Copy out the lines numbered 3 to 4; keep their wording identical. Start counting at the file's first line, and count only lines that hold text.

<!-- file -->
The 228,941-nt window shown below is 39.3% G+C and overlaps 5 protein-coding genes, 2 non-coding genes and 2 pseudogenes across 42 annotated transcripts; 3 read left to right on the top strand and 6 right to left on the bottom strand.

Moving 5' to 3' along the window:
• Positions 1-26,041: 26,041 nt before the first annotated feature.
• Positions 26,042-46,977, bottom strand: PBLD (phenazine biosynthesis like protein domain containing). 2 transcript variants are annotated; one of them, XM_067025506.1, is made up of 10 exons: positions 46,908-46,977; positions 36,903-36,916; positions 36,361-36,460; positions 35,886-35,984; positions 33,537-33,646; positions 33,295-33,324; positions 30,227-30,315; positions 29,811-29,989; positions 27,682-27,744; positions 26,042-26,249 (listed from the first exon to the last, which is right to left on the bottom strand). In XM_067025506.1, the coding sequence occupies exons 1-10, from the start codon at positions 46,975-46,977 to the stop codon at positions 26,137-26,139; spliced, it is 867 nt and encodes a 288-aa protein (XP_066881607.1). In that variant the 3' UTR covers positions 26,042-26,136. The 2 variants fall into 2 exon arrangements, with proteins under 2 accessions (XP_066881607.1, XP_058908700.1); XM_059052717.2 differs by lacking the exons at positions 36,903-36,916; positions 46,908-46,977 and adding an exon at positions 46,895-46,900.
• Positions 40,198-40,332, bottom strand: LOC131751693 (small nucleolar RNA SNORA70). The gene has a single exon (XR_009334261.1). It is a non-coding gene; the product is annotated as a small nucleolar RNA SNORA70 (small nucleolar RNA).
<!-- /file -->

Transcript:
• Positions 1-26,041: 26,041 nt before the first annotated feature.
• Positions 26,042-46,977, bottom strand: PBLD (phenazine biosynthesis like protein domain containing). 2 transcript variants are annotated; one of them, XM_067025506.1, is made up of 10 exons: positions 46,908-46,977; positions 36,903-36,916; positions 36,361-36,460; positions 35,886-35,984; positions 33,537-33,646; positions 33,295-33,324; positions 30,227-30,315; positions 29,811-29,989; positions 27,682-27,744; positions 26,042-26,249 (listed from the first exon to the last, which is right to left on the bottom strand). In XM_067025506.1, the coding sequence occupies exons 1-10, from the start codon at positions 46,975-46,977 to the stop codon at positions 26,137-26,139; spliced, it is 867 nt and encodes a 288-aa protein (XP_066881607.1). In that variant the 3' UTR covers positions 26,042-26,136. The 2 variants fall into 2 exon arrangements, with proteins under 2 accessions (XP_066881607.1, XP_058908700.1); XM_059052717.2 differs by lacking the exons at positions 36,903-36,916; positions 46,908-46,977 and adding an exon at positions 46,895-46,900.